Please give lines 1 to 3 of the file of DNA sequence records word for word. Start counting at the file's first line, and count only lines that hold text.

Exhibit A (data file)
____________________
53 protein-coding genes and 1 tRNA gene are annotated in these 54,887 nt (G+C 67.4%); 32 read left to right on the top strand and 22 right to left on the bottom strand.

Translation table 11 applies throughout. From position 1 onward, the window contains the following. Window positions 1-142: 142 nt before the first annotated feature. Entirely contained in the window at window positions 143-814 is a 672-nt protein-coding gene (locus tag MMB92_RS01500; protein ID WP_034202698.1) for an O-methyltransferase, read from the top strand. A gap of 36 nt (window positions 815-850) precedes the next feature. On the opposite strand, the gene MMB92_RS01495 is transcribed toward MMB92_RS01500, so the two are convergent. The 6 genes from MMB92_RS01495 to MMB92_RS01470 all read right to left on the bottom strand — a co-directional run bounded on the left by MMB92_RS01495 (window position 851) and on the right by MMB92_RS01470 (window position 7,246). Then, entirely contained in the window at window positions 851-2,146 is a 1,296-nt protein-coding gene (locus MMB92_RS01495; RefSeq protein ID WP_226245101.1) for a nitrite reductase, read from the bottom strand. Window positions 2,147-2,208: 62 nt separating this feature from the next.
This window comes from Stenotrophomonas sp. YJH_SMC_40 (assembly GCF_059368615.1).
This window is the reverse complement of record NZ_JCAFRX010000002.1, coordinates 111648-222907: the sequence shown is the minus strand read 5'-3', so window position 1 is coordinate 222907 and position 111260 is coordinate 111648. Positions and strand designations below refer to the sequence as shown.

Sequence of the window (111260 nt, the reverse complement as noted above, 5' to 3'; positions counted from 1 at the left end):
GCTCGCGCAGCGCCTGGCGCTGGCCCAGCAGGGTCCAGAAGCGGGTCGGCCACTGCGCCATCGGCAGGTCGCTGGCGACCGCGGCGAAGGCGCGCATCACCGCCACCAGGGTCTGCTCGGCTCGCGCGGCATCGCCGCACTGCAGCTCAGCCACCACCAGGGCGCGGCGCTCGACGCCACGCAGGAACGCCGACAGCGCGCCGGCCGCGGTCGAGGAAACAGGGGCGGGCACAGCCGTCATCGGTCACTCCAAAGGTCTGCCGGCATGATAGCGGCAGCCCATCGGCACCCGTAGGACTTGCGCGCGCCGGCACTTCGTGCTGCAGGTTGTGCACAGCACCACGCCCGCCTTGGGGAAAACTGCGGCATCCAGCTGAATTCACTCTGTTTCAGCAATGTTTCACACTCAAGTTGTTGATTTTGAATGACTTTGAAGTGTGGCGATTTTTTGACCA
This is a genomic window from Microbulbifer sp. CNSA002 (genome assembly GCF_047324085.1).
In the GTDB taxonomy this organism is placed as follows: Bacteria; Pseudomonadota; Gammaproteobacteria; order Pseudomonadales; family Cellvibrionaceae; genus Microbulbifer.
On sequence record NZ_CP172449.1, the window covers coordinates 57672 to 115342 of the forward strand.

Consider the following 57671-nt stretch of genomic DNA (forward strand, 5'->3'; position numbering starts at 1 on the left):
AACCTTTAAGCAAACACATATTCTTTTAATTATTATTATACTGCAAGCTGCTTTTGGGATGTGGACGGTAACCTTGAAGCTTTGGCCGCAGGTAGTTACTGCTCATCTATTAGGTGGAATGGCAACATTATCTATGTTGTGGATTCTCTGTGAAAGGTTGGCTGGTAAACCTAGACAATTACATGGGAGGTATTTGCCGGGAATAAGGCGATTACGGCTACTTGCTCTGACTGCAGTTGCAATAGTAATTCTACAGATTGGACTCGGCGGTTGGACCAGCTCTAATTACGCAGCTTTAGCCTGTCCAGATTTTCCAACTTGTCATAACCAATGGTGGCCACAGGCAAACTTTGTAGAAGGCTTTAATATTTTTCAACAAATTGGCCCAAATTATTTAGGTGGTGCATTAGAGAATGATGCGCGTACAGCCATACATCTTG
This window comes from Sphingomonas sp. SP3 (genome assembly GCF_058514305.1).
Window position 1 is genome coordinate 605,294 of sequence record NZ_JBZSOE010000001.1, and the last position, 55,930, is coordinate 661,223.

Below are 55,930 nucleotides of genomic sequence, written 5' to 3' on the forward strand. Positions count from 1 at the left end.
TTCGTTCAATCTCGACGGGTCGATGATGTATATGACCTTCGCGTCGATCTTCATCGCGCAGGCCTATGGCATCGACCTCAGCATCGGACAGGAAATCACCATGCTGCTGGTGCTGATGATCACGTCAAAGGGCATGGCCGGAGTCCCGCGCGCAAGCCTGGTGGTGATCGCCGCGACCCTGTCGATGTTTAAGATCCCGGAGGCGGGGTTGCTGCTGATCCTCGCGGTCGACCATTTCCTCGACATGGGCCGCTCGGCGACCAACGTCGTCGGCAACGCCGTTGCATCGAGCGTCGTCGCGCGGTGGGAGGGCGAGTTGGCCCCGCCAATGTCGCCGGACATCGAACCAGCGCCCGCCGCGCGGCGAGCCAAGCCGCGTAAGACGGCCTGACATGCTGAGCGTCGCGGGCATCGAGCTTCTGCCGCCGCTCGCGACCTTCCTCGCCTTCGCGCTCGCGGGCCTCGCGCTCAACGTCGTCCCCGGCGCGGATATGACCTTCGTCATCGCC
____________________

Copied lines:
53 protein-coding genes and 1 tRNA gene are annotated in these 54,887 nt (G+C 67.4%); 32 read left to right on the top strand and 22 right to left on the bottom strand.

Translation table 11 applies throughout. From position 1 onward, the window contains the following. Window positions 1-142: 142 nt before the first annotated feature. Entirely contained in the window at window positions 143-814 is a 672-nt protein-coding gene (locus tag MMB92_RS01500; protein ID WP_034202698.1) for an O-methyltransferase, read from the top strand. A gap of 36 nt (window positions 815-850) precedes the next feature. On the opposite strand, the gene MMB92_RS01495 is transcribed toward MMB92_RS01500, so the two are convergent. The 6 genes from MMB92_RS01495 to MMB92_RS01470 all read right to left on the bottom strand — a co-directional run bounded on the left by MMB92_RS01495 (window position 851) and on the right by MMB92_RS01470 (window position 7,246). Then, entirely contained in the window at window positions 851-2,146 is a 1,296-nt protein-coding gene (locus MMB92_RS01495; RefSeq protein ID WP_226245101.1) for a nitrite reductase, read from the bottom strand. Window positions 2,147-2,208: 62 nt separating this feature from the next.
This window comes from Stenotrophomonas sp. YJH_SMC_40 (assembly GCF_059368615.1).